He noted the unit's strong battery life (it's rated at 16 hours) and a couple of other nice features. Then, in the conclusion of his review, Guttenberg told CNET readers that, "for just $130, the PAL makes a great traveling companion."
Remarkably, after we posted that review, the PAL and iPAL, have steadily gone up in price. Today, the
Despite that high price, I still recommend the PAL to people and regularly use a unit myself. It's easy to take from room to room -- or outdoors, as it has a somewhat weather-resistant exterior. It also makes for a good bathroom radio. I often leave it plugged in and it takes a few hours to fully charge its built-in lithium battery, which is replaceable.
The PAL BT offers the same excellent performance as a radio and as a wired speaker. The sound quality in Bluetooth mode is decent, though not great (it sounds a touch canned) and we've tested portable Bluetooth speakers in this price range that sound better. For the same price, you can get the
None of those speakers has a built-in radio, but you could stream Internet radio from your phone easily enough.
The PAL BT retains all the features that I like about it, particularly the wonderful retro design -- analog dial and all -- compact form factor, strong battery life, and excellent radio. The Bluetooth is certainly a nice addition. I was easily able to pair an iPhone 4S and an Android Galaxy S3 and it automatically re-paired with the phones whenever I turned the Bluetooth on the PAL back on after I'd set up the initial pairing.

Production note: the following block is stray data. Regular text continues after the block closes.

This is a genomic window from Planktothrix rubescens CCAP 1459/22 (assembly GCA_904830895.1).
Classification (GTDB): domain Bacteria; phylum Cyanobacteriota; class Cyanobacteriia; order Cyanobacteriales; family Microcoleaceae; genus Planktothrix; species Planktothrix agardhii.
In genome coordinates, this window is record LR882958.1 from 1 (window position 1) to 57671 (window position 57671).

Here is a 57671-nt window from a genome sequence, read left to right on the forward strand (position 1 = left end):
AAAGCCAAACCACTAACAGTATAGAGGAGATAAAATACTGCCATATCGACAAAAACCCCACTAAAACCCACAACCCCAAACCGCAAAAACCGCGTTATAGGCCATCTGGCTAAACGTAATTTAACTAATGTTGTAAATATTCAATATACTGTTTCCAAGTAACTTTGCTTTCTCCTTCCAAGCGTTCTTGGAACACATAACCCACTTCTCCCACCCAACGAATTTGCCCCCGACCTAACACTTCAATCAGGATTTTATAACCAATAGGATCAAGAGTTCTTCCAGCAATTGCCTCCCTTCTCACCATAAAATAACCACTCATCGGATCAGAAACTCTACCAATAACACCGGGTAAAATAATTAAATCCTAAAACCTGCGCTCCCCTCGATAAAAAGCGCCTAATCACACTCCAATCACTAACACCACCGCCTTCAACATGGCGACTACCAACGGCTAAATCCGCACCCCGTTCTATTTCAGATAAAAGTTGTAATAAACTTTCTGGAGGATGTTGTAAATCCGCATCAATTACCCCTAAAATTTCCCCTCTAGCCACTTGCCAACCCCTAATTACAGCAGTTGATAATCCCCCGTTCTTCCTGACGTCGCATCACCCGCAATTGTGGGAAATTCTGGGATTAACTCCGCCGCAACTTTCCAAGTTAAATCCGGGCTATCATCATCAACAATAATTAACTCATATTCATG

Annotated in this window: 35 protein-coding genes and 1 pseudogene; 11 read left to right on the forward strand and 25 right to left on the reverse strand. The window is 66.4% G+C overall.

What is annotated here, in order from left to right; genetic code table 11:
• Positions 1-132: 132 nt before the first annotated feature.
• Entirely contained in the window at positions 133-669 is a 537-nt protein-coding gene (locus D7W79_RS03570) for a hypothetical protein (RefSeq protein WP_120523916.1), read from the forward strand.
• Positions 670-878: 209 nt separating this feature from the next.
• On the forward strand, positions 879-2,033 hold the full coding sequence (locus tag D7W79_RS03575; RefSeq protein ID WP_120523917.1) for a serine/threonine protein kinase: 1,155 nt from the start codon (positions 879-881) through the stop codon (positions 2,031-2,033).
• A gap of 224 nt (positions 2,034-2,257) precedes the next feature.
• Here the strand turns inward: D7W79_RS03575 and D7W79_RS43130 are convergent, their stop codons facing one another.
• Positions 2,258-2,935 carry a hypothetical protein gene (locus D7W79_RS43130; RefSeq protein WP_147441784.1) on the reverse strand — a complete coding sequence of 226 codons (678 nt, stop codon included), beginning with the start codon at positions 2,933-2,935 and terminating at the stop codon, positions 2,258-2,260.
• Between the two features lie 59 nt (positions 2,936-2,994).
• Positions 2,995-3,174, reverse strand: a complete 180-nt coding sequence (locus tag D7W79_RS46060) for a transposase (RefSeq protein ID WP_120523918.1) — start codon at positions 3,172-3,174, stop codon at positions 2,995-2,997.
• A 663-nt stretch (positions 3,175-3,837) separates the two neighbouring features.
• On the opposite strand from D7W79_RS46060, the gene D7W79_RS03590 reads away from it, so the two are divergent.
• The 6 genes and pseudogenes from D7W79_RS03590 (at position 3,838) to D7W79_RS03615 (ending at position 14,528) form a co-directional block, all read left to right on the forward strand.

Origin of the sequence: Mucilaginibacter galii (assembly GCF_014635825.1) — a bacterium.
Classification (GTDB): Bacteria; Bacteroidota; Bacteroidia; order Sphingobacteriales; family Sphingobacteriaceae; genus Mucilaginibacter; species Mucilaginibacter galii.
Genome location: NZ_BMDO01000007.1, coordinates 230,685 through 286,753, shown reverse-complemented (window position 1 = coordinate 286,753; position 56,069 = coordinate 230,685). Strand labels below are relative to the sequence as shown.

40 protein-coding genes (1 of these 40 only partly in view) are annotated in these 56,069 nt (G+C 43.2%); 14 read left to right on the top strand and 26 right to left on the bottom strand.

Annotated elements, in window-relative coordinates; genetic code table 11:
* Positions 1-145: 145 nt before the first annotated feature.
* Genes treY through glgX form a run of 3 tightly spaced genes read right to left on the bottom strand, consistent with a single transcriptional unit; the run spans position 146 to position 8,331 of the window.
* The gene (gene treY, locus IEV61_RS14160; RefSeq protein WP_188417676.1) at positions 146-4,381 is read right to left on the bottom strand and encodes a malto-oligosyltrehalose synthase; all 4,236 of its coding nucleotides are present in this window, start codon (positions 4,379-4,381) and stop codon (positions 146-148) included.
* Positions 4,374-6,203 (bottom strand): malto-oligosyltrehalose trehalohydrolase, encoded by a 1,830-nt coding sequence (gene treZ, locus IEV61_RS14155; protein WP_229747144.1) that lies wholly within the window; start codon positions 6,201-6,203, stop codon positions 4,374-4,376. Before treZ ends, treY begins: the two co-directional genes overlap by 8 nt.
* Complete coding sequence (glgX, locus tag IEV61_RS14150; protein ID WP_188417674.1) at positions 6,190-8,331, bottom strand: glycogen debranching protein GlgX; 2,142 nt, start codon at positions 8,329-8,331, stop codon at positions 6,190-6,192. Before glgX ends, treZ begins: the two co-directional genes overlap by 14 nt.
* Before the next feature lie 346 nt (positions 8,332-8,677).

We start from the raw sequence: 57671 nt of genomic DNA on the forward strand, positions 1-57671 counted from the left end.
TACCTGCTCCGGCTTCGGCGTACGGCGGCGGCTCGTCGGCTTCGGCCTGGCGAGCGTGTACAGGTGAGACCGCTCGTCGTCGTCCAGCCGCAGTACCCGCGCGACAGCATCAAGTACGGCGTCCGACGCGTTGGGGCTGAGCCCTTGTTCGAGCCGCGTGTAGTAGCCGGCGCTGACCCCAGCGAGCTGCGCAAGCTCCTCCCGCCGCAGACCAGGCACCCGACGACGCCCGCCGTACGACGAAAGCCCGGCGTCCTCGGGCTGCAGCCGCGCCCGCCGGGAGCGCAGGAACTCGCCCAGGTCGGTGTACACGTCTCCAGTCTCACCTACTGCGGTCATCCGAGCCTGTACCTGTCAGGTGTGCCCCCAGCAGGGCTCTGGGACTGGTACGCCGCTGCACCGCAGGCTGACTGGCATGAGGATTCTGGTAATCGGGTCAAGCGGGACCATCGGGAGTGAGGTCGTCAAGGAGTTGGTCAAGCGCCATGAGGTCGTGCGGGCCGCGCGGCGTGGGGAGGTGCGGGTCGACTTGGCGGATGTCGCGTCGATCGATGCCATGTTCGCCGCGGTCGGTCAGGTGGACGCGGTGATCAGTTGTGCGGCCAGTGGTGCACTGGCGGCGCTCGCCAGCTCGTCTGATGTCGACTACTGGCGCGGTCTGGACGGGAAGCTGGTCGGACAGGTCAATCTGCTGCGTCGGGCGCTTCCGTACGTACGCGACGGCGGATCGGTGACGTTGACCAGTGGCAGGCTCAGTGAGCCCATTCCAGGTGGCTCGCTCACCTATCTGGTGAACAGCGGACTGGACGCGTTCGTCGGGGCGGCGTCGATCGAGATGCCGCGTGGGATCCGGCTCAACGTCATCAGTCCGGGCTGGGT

The one thing that's very hard to swallow is the price. The PAL already is expensive at $220 and tacking on another $80 for Bluetooth just seems too much to pay when you consider there are very compelling competitors in this price range that offer better sound. That said, if you're a PAL fan and don't mind overpaying, there's nothing wrong with this speaker except for the price. I still like it. I just think it should cost a third less.